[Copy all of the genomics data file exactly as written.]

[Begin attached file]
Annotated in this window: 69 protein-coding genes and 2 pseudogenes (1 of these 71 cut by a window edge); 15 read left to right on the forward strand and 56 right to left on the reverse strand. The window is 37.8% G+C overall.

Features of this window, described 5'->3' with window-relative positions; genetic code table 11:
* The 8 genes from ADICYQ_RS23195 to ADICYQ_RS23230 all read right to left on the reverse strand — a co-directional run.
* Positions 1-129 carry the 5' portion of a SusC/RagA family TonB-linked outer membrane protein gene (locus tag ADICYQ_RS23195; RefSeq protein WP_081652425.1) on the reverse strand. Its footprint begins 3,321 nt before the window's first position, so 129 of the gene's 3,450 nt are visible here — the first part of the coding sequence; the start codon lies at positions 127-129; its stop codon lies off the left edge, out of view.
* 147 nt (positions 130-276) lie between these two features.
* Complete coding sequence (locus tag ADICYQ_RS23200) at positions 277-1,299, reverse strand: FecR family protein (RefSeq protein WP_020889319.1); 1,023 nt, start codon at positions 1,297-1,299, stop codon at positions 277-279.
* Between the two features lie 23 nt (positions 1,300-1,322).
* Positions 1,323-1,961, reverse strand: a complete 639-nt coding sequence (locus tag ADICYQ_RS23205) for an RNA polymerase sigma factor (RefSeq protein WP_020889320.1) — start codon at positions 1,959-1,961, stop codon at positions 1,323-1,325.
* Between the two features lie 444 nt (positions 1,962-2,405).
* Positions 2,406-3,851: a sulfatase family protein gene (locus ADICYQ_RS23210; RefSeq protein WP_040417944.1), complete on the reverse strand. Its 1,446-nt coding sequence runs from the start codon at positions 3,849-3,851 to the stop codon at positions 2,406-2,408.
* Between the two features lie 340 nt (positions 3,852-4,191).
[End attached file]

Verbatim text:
Annotated in this window: 69 protein-coding genes and 2 pseudogenes (1 of these 71 cut by a window edge); 15 read left to right on the forward strand and 56 right to left on the reverse strand. The window is 37.8% G+C overall.

Features of this window, described 5'->3' with window-relative positions; genetic code table 11:
* The 8 genes from ADICYQ_RS23195 to ADICYQ_RS23230 all read right to left on the reverse strand — a co-directional run.
* Positions 1-129 carry the 5' portion of a SusC/RagA family TonB-linked outer membrane protein gene (locus tag ADICYQ_RS23195; RefSeq protein WP_081652425.1) on the reverse strand. Its footprint begins 3,321 nt before the window's first position, so 129 of the gene's 3,450 nt are visible here — the first part of the coding sequence; the start codon lies at positions 127-129; its stop codon lies off the left edge, out of view.
* 147 nt (positions 130-276) lie between these two features.
* Complete coding sequence (locus tag ADICYQ_RS23200) at positions 277-1,299, reverse strand: FecR family protein (RefSeq protein WP_020889319.1); 1,023 nt, start codon at positions 1,297-1,299, stop codon at positions 277-279.
* Between the two features lie 23 nt (positions 1,300-1,322).
* Positions 1,323-1,961, reverse strand: a complete 639-nt coding sequence (locus tag ADICYQ_RS23205) for an RNA polymerase sigma factor (RefSeq protein WP_020889320.1) — start codon at positions 1,959-1,961, stop codon at positions 1,323-1,325.
* Between the two features lie 444 nt (positions 1,962-2,405).
* Positions 2,406-3,851: a sulfatase family protein gene (locus ADICYQ_RS23210; RefSeq protein WP_040417944.1), complete on the reverse strand. Its 1,446-nt coding sequence runs from the start codon at positions 3,849-3,851 to the stop codon at positions 2,406-2,408.
* Between the two features lie 340 nt (positions 3,852-4,191).